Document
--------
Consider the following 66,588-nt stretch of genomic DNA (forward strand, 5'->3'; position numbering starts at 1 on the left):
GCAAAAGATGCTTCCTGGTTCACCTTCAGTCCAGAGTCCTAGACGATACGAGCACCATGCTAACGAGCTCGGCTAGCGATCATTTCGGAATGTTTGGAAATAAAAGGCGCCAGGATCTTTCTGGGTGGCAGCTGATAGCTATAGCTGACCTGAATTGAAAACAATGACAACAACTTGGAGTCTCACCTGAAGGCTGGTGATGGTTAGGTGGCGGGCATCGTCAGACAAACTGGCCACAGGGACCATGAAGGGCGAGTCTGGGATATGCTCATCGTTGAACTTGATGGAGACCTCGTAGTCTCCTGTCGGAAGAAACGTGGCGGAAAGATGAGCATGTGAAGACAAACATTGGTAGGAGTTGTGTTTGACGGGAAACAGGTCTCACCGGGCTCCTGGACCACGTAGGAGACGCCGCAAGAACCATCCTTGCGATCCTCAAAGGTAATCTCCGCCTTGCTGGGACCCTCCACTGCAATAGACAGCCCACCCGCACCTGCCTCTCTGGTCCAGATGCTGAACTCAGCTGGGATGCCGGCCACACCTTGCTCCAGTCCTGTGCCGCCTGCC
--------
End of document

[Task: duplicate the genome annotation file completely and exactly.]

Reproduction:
Consider the following 66,588-nt stretch of genomic DNA (forward strand, 5'->3'; position numbering starts at 1 on the left):
GCAAAAGATGCTTCCTGGTTCACCTTCAGTCCAGAGTCCTAGACGATACGAGCACCATGCTAACGAGCTCGGCTAGCGATCATTTCGGAATGTTTGGAAATAAAAGGCGCCAGGATCTTTCTGGGTGGCAGCTGATAGCTATAGCTGACCTGAATTGAAAACAATGACAACAACTTGGAGTCTCACCTGAAGGCTGGTGATGGTTAGGTGGCGGGCATCGTCAGACAAACTGGCCACAGGGACCATGAAGGGCGAGTCTGGGATATGCTCATCGTTGAACTTGATGGAGACCTCGTAGTCTCCTGTCGGAAGAAACGTGGCGGAAAGATGAGCATGTGAAGACAAACATTGGTAGGAGTTGTGTTTGACGGGAAACAGGTCTCACCGGGCTCCTGGACCACGTAGGAGACGCCGCAAGAACCATCCTTGCGATCCTCAAAGGTAATCTCCGCCTTGCTGGGACCCTCCACTGCAATAGACAGCCCACCCGCACCTGCCTCTCTGGTCCAGATGCTGAACTCAGCTGGGATGCCGGCCACACCTTGCTCCAGTCCTGTGCCGCCTGCC